It turned out that Curtis, who’d only been in town for a little while, was the subject of enormous expectations and even bigger adoration. The kid could flat-out wrestle, and on top of that he was a phenomenal guy, with a smile that nobody could get out of their minds.

It’s tragic when any young person dies, but Curtis’s legacy seemed to outstrip his youth by a significant factor. Despite spending but a summer and part of fall in Aberdeen, he won’t soon be forgotten by this town.

It’s jarring for some to look at a football field and see just 18 boys on it already, but next year that number in some cases will shrink to 12, as the six-man variant of the gridiron game was approved by the powers that be for next season and the smallest nine-man class, Class 9B, was dissolved.

Some 9Bers will head to 9A, some will contract to the inaugural six-man class, and we’re still waiting to see in some cases who will do what. But whatever happens, football in this state has been changed for the foreseeable future.

There are few figures in Aberdeen sports more beloved than Bob Olson (we’ve mentioned several of those who are as-beloved here already), and when the former men’s basketball coach and athletic director suffered a stroke in August, it was a shock to this place.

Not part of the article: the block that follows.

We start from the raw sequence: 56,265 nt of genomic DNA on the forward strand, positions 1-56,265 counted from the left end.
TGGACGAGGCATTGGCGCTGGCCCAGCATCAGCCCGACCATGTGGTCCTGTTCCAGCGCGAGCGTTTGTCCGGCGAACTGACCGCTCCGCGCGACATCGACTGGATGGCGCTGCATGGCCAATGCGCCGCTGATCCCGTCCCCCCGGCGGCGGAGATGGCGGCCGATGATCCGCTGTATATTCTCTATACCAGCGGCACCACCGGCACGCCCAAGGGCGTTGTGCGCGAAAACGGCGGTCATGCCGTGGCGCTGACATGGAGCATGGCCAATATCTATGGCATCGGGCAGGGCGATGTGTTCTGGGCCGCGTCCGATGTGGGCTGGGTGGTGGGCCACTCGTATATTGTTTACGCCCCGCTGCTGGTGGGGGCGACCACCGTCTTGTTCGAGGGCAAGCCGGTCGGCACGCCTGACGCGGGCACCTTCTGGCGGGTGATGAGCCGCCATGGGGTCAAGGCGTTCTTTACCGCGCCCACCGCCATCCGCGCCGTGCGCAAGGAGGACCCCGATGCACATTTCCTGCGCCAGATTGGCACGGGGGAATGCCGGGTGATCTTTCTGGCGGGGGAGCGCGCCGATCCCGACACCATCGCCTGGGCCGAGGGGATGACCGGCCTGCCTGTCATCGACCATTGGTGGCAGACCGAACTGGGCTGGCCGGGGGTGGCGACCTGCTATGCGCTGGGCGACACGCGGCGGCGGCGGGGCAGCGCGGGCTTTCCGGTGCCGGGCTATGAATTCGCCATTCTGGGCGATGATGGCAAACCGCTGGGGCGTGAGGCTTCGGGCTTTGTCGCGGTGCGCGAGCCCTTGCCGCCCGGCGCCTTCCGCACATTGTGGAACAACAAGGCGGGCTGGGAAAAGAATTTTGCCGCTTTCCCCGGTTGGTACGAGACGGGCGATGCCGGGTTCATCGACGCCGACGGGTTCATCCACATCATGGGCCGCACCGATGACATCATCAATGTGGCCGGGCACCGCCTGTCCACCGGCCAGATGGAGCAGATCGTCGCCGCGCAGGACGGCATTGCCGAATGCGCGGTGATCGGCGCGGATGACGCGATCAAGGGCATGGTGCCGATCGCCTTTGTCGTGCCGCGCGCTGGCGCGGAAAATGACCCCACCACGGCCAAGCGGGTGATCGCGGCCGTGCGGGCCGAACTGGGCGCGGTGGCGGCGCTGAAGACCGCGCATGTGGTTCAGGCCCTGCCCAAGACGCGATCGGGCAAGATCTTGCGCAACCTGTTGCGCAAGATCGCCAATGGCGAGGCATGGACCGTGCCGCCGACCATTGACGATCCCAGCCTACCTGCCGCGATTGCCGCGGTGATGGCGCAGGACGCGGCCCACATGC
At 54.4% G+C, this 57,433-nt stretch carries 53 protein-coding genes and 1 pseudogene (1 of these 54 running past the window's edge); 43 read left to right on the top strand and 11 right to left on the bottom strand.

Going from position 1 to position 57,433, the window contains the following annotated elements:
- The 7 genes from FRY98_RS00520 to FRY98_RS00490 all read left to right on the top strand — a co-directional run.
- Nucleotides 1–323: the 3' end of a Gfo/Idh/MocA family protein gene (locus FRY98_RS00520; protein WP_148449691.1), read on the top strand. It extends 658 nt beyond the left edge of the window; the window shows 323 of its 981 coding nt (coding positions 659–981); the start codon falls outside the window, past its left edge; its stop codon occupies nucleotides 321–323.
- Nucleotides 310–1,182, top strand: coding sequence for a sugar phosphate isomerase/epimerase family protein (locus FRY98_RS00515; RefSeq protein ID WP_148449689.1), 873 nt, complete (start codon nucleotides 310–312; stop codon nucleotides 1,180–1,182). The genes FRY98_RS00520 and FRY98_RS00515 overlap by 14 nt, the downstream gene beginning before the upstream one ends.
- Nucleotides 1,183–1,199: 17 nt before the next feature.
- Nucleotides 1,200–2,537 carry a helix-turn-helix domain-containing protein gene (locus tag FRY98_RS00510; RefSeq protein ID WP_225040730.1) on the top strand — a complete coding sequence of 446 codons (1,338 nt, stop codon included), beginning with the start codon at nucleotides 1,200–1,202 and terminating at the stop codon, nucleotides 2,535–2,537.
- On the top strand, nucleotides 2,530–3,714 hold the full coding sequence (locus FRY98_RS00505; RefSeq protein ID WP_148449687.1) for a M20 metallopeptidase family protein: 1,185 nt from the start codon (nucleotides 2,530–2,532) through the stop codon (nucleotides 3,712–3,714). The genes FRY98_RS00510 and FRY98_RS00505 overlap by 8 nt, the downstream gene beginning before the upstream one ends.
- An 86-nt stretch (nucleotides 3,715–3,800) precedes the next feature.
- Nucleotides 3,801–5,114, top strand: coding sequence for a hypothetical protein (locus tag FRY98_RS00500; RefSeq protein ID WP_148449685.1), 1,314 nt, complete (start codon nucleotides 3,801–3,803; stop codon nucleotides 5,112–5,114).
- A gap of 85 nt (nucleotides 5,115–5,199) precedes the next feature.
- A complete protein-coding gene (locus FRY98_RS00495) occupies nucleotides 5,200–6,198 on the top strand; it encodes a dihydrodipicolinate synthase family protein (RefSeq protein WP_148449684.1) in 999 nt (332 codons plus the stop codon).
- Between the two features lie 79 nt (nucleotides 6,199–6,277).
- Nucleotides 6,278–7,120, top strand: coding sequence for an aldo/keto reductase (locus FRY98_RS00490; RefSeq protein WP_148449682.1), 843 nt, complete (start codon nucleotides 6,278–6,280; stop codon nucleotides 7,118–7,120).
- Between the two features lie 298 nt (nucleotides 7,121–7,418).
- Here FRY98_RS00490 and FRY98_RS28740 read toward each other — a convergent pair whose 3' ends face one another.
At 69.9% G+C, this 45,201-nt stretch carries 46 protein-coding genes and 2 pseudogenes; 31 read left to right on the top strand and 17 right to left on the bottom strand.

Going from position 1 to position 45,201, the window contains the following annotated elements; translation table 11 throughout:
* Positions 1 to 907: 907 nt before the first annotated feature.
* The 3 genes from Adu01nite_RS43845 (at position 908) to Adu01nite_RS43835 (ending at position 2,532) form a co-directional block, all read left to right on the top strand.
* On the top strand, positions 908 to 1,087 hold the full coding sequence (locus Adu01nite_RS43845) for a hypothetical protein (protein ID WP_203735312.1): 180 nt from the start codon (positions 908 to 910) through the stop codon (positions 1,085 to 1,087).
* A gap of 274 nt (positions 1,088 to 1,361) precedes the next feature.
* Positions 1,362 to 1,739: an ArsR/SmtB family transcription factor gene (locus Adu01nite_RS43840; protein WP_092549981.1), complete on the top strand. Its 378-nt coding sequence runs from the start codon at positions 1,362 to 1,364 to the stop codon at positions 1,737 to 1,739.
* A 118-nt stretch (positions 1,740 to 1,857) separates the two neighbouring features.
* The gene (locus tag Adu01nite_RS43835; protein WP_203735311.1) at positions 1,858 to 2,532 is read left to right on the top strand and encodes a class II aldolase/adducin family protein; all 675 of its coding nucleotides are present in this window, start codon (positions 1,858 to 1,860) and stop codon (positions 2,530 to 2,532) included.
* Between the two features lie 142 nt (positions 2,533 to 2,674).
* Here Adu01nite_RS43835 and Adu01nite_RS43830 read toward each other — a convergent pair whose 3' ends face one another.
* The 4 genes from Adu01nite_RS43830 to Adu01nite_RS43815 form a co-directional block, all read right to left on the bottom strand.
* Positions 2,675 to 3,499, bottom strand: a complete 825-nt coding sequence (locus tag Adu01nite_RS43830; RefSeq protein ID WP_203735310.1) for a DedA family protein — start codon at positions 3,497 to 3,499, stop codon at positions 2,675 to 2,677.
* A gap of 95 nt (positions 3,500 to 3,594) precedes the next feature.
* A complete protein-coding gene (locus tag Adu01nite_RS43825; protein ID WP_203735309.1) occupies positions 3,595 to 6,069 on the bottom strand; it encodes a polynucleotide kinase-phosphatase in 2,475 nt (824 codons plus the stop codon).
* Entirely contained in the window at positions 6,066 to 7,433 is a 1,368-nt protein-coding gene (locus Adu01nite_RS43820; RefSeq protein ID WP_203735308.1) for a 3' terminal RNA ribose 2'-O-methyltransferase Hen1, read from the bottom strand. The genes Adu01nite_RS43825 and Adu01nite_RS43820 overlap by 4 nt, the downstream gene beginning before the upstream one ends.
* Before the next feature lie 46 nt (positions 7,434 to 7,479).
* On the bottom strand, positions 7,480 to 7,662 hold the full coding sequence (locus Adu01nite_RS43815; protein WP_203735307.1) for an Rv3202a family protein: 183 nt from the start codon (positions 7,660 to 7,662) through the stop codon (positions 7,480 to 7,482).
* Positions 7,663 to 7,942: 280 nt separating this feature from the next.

Fortunately, our many thousands of prayers were heard and answered. Bob stabilized and is in recovery. He’s even been to several Northern State games, a heart-warming sight in spite of his obvious limitations following the traumatic event. The road to recovery is long, but if anybody can run it successful, Bob Olson is the man for the race.

It’s not often an area like ours sees something like this happen, and it’s less often a town like Britton does. It’s pretty spectacular when it does.

Dallas Goedert was drafted in the early second round of the 2018 NFL Draft out of South Dakota State by the Philadelphia Eagles, where he catches passes from another regional legend, North Dakota State product Carson Wentz. The Eagles are headed to the playoffs to try to defend their Super Bowl crown this week, and Goedert is more than along for the ride. He’s a major contributor on the offense as a rookie. Pretty incredible.

Honorable Mentions